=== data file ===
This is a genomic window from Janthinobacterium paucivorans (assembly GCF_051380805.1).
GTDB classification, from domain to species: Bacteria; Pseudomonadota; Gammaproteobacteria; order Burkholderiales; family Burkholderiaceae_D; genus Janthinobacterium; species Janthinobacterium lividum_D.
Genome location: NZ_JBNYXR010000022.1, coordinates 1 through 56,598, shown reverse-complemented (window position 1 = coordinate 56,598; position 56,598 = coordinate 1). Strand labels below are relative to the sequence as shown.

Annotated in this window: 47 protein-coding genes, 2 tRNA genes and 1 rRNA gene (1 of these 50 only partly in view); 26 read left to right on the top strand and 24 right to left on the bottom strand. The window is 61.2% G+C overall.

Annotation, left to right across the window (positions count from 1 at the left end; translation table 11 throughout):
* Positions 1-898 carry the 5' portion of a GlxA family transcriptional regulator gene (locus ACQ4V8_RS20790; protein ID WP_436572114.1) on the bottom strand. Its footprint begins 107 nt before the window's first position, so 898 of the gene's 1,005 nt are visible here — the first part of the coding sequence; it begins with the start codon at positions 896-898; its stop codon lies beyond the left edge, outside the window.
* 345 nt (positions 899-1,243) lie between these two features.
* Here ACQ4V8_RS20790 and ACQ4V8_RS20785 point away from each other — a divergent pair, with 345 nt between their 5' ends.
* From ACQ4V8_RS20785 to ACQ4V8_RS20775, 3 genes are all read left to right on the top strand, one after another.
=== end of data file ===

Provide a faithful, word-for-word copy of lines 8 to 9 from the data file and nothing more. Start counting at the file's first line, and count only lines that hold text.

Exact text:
* Here ACQ4V8_RS20790 and ACQ4V8_RS20785 point away from each other — a divergent pair, with 345 nt between their 5' ends.
* From ACQ4V8_RS20785 to ACQ4V8_RS20775, 3 genes are all read left to right on the top strand, one after another.